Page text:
14 August 2012 | Palmyra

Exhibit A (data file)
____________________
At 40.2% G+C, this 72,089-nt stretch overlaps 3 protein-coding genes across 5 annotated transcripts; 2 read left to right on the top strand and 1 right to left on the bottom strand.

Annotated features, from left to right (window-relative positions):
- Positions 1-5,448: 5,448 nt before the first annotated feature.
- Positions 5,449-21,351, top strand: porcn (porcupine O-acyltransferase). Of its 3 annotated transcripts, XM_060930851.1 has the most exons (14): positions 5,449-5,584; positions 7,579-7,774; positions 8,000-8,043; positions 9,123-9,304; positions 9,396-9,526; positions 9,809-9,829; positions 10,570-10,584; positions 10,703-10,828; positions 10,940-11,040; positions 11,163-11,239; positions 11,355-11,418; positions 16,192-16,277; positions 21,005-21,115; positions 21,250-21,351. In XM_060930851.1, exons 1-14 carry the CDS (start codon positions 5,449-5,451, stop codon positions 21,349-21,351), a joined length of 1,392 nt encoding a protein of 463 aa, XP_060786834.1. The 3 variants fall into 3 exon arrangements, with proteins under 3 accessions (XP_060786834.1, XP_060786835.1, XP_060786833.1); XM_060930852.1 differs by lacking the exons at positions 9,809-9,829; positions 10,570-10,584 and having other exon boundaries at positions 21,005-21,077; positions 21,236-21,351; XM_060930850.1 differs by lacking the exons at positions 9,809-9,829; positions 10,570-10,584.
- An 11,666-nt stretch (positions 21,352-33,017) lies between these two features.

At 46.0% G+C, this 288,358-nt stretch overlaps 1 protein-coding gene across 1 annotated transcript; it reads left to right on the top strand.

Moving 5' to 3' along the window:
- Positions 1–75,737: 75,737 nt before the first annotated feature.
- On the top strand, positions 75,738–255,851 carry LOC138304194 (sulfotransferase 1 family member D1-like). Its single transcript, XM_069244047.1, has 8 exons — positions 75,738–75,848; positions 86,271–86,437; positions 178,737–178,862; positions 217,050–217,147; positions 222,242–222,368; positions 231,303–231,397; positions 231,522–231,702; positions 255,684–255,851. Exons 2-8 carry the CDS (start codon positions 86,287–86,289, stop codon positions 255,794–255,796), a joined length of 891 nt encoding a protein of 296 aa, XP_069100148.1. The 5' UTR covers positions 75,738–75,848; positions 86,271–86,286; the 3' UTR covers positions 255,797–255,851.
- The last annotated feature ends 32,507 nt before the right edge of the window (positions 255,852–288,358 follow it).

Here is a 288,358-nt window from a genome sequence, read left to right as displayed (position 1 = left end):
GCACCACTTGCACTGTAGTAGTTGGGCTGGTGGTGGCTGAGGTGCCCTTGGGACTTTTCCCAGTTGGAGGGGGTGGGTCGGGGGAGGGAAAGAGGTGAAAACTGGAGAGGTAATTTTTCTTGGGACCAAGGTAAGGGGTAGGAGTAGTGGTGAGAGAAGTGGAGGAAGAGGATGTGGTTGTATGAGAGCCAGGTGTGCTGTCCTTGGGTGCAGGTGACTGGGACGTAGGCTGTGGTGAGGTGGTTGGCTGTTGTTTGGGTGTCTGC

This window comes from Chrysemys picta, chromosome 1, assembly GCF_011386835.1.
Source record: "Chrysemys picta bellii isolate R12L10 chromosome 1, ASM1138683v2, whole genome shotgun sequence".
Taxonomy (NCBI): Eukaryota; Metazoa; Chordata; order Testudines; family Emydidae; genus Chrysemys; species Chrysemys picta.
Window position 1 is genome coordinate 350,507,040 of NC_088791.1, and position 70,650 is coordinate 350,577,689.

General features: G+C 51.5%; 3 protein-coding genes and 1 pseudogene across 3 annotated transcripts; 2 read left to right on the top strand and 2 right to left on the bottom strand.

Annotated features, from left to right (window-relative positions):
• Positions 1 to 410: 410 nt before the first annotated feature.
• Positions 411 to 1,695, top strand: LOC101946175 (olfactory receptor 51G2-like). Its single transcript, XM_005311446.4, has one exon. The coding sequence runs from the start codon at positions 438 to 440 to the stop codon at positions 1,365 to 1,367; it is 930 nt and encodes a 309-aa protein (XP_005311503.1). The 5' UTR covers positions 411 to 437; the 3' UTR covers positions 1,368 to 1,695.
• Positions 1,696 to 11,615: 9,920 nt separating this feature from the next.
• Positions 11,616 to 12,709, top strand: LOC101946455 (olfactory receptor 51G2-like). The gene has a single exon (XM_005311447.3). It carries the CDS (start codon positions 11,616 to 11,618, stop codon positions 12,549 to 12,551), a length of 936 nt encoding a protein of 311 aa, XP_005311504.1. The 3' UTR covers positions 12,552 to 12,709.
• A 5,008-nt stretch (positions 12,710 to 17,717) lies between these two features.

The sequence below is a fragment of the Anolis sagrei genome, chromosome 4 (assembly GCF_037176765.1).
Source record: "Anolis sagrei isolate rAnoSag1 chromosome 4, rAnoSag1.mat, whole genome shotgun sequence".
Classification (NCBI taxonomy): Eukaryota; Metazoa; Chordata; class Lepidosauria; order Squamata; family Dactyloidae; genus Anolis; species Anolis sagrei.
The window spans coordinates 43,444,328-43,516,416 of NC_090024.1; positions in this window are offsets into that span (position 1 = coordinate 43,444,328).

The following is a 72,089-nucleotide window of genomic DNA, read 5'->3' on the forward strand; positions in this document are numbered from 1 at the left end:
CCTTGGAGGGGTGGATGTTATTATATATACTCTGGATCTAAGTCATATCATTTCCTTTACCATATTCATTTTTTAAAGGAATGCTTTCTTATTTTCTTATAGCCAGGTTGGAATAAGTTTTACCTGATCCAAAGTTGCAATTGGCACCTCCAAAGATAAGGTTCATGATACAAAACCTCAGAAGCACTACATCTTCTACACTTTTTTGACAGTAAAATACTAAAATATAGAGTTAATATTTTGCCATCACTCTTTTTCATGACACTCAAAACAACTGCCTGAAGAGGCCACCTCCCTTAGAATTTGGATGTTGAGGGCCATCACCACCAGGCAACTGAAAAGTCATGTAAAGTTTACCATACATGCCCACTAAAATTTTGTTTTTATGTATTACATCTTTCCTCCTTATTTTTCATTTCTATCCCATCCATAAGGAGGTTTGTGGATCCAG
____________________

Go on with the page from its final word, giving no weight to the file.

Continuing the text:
After a particularly tiring night of sailing as slow as we possibly could back and forth in front of the channel entrance with just a scrap of jib out, we met our guide this morning at 0700 as the clouds began to build. Amanda (?) greeted us with a wave and a big smile and she guided us through the narrow channel that was originally blasted into the coral by the US Navy during WWII. As we slowly motored along in 25 feet or so, we spotted several tuna leaping from the water, not 20 yards from the boat! Birds of many varieties circled overhead and squawked. Several other large fish were finning just feet from the boat and even though it was cloudy, the pastel colors of the sandy shallows were breathtaking. There are many more trees than I expected and the west lagoon seems quite larger than we had imagined. It's easy to see how this natural harbor was developed for the military as it truly is an oasis in the middle of the pacific. Amanda guided us to our anchoring spot - directly in front of what appears to be the main Fish and Wildlife Camp - which is quite elaborate. I could not contain my enthusiasm as I exclaimed to her - "you have the best job in the world!" She agreed. After anchoring, it began to rain....and then it really began to rain. We were simply elated to be anchored - and even motionless, for perhaps the first time since we left Victoria, BC. We've had to come a long-@ss way to find a peaceful anchorage and by god - this is something. As the fresh water from the sky intensified, we had a marvelous thunderstorm. We both stripped mostly down, and rinsed - ourselves and soon everything we could grab - of the salt accumulation. I watched in great satisfaction as the crystallized salt that had encrusted everything on the boat was washed away by this magic fluid of life - fresh sweet water. We were pretty bushed today, so opted to nap as the rain continued through the day. Lolo and I were simply giddy about the water and soon were collecting it in buckets and from pockets in the mainsail, folded bimini, sponges, etc. If you have ever spent a week at sea - where everything you grab (handrails, ropes, sails, winch handles, etc) is coated in basically rock salt, you can appreciate what I'm saying! Soon we had the dinghy put together and as the sun went down on our first day in this landfall of paradise, Lolo made a delicious curry with fresh mahi mahi. We toasted our first major ocean crossing - some 900 miles alone - just the two of us - as a resounding success. More pictures to follow tomorrow.